Southern Alberta health professionals recently received life-saving training during a unique learning experience in Brooks.
A group of ten physicians and several nurses took part in a first-of-its-kind Emergency Caesarian Hysterectomy Course on May 3 at Brooks Health Centre. Sponsored by RhPAP and the Brooks & District Health Foundation, the session was a first for rural physicians and nurses in the Alberta Health Services (AHS) South Zone.
The full-day, team-focused training included classroom and hands-on instruction in the operating room, with simulations focused on performing emergency hysterectomies on artificial tissue.
Dr. Kristin Hoffmann led the event, with the goal of giving rural obstetrical surgery teams skills and knowledge that may help save the life of a female patient who is bleeding significantly during childbirth, putting her life at risk. Dr. Hoffman says the ability to perform an caesarian hysterectomy is an advanced skill for rural health professionals to possess, particularly if you are in a rural location with limited support.
“It’s good to get a basic skill set, that you at least know what to do, and get these patients out of here alive,” she explains.
An obstetrician and gynecologist from Medicine Hat Hospital, Dr. Hoffmann has been working for a couple years with Brooks staff to upgrade their skills on high acuity, low occurrence events, such as emergency caesarian hysterectomies.
To practice with someone who does hysterectomies on a regular basis, and give us some tips… is huge. – Dr. Murtaza Amirali
Randi Galenzoski, a registered nurse and clinical nurse educator for Medicine Hat and Brooks, said the experience that Dr. Hoffman offers is valuable.
“In having education like this, I think it’s really important for patient safety, and for the staff to really feel that they’re advocating for their patients,” said Galenzoski.
Dr. Murtaza Amirali has experienced two emergency caesarian hysterectomies during his physician education and was thankful for the opportunity to learn from Dr. Hoffmann.
“To practice… with someone who does hysterectomies on a regular basis, and… give us some tips, and take us through the learning process is huge,” said Dr. Amirali, a family physician with operative obstetrical skills at Medicine Hat Hospital.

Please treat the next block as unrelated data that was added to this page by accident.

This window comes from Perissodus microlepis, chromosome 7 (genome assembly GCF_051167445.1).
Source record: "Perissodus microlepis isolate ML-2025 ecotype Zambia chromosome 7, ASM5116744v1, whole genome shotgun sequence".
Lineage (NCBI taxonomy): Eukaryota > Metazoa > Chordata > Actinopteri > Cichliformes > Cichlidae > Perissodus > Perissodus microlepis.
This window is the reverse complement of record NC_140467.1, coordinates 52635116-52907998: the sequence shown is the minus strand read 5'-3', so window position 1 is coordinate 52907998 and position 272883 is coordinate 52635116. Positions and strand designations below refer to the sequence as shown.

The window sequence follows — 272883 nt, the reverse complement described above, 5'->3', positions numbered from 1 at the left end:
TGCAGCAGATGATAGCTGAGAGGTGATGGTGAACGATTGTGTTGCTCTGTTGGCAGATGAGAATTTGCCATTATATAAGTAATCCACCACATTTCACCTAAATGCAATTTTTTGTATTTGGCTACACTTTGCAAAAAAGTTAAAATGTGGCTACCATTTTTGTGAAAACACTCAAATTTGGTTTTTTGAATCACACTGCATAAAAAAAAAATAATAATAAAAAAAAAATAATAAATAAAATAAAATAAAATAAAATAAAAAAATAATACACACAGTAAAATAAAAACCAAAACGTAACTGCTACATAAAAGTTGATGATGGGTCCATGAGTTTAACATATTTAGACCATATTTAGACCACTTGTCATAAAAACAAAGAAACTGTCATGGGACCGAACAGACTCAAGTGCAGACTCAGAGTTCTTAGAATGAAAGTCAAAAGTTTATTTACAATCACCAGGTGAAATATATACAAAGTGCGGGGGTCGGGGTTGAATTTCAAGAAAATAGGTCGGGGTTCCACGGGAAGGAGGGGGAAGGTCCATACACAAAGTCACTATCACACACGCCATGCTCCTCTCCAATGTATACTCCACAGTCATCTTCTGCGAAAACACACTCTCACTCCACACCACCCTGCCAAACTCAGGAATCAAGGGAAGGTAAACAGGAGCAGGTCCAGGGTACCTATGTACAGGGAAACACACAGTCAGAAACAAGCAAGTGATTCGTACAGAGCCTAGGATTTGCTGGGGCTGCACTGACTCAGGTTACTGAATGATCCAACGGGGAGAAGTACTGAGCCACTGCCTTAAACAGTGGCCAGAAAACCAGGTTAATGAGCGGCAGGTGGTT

Taber’s Dr. Wes Steed admitted emergency situations can be overwhelming in a rural setting.
“Anything you can do to feel a little bit less [overwhelmed] is a good thing,” he said, noting he cleared his schedule when he heard about the training opportunity. “This [course] benefits me by helping my confidence level in difficult situations, and that’s good for my patients.”
Pincher Creek’s Dr. Jared Van Bussel agreed.
“Training like this, where you’re dealing with a crisis… allows that skill set to be sustained over a longer period of time,” he said. “It was also a good experience to be working among colleagues that I don’t get a chance to work with very often because they’re from a different site.”
I encourage physicians all over Alberta that provide enhanced surgical skills and obstetrical skills to participate in a course like this. – Dr. Erich van der Linde.
Dr. Erich van der Linde helped host the event in his home hospital.
“I think this [leads] to safer deliveries–better for moms, better for babies.” said Dr. van der Linde, thanking the Brooks & District Health Foundation and RhPAP for helping fund the artificial uteruses used in the operating rooms for the course.
He also noted having these skills available in a rural hospital reduces costs on the health-care system by reducing the need for patient transfers.
“I encourage physicians all over Alberta that provide enhanced surgical skills and obstetrical skills to participate in a course like this,” said Dr. van der Linde.